Whether your New Year's resolution is to keep a cleaner house or stay better connected to family and friends, hi-tech helpers will make sure you stay on track.
From providing extra help around the house to more affordable entertainment, these gadgets promise to get your new year off to a good start:
Who says you need a green thumb to make your garden grow? The Easy Bloom Plant Sensor takes the guesswork out of planning and maintaining a perfect garden.
The device, which looks like a tall, thin plastic flower, can also help diagnose why a plant is not doing well or how much water is needed in a certain area. So if your roses suffer from root rot or your Christmas cactus isn't blooming in that kitchen window, you'll soon find out why.
You plant the sensor anywhere in your yard where you would like to grow a plant, and let it soak up the environmental data -- soil moisture, sunlight, drainage -- over a 24-hour period. Then pull it apart and plug the USB end into your computer's USB port (I'd probably clean it off first) where the sensor data is uploaded to the EasyBloom Web site.
Soon, a list of potential flowers, shrubs and trees blossoms before your eyes. You can narrow the list by specifying plant height, desired bloom season and other features.
If you set the sensor to "monitor" mode and leave it near a troubled plant, it will make recommendations for what might be wrong with the plant and ways to fix it. Water mode tells you if a location is getting the right amount of water, or needs more, for happier plants.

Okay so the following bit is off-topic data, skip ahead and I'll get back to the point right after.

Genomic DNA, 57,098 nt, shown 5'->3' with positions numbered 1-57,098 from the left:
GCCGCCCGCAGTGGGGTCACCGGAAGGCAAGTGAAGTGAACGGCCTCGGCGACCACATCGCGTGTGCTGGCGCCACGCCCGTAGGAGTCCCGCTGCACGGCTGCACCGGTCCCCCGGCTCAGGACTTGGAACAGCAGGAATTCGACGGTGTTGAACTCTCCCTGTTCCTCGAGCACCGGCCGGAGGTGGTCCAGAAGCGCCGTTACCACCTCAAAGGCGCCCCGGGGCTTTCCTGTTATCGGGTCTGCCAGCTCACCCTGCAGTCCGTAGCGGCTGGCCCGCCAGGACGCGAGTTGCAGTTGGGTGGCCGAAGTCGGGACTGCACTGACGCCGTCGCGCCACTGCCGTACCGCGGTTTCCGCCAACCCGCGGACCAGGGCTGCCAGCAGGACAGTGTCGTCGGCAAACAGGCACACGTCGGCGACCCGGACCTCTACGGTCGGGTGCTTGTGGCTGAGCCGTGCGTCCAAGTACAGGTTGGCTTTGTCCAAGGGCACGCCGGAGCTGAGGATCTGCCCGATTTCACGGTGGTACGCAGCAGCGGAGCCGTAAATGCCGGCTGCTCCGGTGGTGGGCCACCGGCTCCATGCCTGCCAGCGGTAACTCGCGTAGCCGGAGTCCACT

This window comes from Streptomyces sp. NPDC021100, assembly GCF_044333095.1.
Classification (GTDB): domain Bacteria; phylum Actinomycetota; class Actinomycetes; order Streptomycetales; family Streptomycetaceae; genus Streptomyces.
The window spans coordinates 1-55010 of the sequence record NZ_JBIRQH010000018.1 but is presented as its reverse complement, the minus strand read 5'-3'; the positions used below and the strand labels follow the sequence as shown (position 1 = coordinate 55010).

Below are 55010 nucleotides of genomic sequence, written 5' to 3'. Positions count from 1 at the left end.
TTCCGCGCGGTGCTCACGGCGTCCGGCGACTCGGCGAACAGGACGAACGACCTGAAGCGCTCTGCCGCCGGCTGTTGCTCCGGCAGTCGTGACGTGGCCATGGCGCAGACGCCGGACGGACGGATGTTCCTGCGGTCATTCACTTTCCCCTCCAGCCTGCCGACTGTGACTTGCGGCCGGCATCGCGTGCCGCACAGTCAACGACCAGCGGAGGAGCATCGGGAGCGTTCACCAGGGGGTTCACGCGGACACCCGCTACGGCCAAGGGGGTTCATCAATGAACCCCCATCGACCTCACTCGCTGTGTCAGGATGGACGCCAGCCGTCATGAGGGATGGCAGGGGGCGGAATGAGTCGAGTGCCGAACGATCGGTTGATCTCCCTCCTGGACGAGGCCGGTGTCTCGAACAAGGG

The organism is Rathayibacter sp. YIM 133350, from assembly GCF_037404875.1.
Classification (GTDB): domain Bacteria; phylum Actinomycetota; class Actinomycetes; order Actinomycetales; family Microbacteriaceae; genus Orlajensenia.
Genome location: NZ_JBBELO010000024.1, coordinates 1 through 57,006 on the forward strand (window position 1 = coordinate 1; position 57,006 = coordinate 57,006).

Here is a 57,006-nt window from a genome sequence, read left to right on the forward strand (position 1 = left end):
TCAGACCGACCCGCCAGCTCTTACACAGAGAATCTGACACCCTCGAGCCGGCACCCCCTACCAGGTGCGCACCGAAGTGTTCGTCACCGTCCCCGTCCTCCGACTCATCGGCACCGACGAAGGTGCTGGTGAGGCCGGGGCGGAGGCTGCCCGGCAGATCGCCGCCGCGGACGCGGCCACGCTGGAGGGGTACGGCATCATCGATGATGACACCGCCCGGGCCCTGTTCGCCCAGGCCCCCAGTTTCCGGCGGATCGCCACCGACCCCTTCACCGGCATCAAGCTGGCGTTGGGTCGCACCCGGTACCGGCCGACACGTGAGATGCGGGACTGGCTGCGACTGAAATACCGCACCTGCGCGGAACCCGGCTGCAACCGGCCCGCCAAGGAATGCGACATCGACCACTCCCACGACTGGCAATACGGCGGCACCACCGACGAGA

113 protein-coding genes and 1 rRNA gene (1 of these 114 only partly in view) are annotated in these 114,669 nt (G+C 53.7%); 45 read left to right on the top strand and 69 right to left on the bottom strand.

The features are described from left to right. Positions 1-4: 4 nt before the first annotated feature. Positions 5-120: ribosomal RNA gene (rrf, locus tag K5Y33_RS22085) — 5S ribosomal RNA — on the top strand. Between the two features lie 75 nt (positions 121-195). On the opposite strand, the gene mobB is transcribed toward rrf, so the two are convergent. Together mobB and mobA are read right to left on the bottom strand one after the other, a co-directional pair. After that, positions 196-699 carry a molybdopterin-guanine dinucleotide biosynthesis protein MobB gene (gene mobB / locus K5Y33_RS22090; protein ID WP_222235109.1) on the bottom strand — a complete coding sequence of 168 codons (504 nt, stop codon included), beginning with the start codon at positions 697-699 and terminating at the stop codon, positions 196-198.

The EasyBloom Web site currently has a database of 5,000 plants and is compatible with Windows Vista/XP and Mac OS 10.5 (effective Jan. 9).
For nontech savvy relatives who are just aching to see up-to-date pictures of the family, consider buying them the T-Mobile Cameo digital picture frame.
The frame itself is a 7-inch 720×480 LCD display made by Parrot. It has all the usual trappings of a digital picture frame, including an SD memory card slot and a mini-USB port, and it can also receive MMS messages. That means you can e-mail or text message photos captured on a mobile phone directly to the frame because it has its own cell phone number. Frames are available at T-Mobile stores for $99.
The service, also provided by T-Mobile, will cost $10 per month for unlimited messaging. Anyone from anywhere on any cell phone plan can send pictures to the phone number of the Cameo frame.
The important thing is to make sure the T-Mobile service works well in the area of the person who will be using the frame. The best way to do this, if the person isn't already using T-Mobile cell service, is to buy the frame and try out the service. Of course, if you decide to cancel the monthly plan, you can still put images onto the frame using the memory card or via USB.
About the size of a serving platter, the Roomba by iRobot is a self-propelled, computer-controlled vacuum cleaner. It is as helpful a household robot as the Jetson's Rosie, with none of the snarky back talk.
After a 2002 product launch, the third-generation models on the market this year not only clean a room on their own but can also be told which rooms not to clean.
When finished cleaning and in need of a charge, the new models find their way home to a docking station, where they no doubt dream of electric dust bunnies.